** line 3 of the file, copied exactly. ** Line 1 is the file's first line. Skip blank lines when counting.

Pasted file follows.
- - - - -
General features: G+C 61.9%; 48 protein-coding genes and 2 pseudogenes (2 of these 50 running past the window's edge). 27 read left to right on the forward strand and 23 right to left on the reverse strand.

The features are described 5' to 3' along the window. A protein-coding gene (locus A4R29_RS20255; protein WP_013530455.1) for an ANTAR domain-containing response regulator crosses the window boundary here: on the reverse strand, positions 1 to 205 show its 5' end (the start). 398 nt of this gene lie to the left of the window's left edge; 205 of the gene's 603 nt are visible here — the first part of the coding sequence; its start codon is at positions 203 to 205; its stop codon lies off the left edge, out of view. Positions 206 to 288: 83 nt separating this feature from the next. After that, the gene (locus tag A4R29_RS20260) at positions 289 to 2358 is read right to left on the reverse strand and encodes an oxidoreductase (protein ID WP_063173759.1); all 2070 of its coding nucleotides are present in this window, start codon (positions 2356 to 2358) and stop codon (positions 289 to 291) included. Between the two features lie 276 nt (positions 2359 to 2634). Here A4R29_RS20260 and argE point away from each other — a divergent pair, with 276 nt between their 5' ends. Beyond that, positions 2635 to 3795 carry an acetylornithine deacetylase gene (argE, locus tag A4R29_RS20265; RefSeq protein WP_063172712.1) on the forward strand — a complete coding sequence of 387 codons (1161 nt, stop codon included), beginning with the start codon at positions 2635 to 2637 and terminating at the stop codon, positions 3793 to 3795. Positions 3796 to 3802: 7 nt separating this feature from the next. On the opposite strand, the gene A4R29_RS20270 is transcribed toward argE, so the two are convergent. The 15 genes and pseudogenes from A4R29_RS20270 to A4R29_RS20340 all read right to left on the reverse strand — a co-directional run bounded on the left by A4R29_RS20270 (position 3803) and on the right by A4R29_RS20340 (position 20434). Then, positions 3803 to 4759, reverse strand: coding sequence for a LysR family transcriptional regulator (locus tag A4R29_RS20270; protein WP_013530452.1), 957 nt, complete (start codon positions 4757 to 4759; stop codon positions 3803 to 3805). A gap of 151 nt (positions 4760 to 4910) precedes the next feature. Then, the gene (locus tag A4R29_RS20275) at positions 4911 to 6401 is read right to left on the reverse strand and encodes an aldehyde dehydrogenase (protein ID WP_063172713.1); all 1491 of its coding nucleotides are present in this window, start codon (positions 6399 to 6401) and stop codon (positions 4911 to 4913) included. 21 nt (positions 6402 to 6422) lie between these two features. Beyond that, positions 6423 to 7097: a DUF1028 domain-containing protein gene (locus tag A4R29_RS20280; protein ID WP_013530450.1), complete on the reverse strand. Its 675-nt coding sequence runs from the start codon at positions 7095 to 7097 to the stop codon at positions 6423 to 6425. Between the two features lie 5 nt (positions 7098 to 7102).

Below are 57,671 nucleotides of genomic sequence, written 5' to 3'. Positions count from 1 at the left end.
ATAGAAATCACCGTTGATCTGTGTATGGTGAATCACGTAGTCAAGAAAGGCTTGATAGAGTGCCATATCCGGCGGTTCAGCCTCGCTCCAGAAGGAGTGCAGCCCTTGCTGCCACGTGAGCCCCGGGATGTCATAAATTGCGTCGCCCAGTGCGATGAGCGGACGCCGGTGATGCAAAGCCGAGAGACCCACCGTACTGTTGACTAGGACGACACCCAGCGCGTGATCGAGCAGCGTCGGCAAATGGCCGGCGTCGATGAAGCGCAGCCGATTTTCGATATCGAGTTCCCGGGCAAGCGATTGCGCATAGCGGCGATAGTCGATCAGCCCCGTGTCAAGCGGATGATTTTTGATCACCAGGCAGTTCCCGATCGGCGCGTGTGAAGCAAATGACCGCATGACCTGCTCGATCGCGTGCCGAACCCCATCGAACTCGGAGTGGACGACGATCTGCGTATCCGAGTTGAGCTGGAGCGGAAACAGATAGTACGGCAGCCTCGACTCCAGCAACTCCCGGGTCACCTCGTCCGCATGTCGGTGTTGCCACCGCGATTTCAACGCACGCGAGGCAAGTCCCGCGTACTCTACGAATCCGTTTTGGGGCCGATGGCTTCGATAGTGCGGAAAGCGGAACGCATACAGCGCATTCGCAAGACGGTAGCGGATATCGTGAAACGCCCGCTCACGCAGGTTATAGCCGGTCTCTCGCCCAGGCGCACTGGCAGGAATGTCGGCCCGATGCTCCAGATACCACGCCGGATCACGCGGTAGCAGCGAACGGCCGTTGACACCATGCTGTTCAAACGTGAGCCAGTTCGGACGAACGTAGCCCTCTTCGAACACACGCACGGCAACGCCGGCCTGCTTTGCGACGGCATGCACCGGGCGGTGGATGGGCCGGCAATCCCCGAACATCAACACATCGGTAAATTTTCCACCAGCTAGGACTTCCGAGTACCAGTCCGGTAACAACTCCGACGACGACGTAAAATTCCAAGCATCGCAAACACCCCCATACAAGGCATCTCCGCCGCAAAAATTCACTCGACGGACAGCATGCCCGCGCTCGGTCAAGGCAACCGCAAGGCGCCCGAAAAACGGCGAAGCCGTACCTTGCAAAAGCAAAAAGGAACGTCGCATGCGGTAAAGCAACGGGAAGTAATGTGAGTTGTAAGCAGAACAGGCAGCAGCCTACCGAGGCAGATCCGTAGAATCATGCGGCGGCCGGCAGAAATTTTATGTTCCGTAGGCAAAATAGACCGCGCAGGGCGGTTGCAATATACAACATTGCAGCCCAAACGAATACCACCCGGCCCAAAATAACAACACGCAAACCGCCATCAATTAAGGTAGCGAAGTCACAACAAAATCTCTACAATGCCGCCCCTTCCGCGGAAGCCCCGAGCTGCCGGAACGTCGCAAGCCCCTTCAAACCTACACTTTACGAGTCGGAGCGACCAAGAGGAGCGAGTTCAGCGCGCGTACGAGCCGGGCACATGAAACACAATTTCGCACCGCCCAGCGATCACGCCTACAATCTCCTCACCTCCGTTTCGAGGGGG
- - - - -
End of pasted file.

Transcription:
Below are 57,671 nucleotides of genomic sequence, written 5' to 3'. Positions count from 1 at the left end.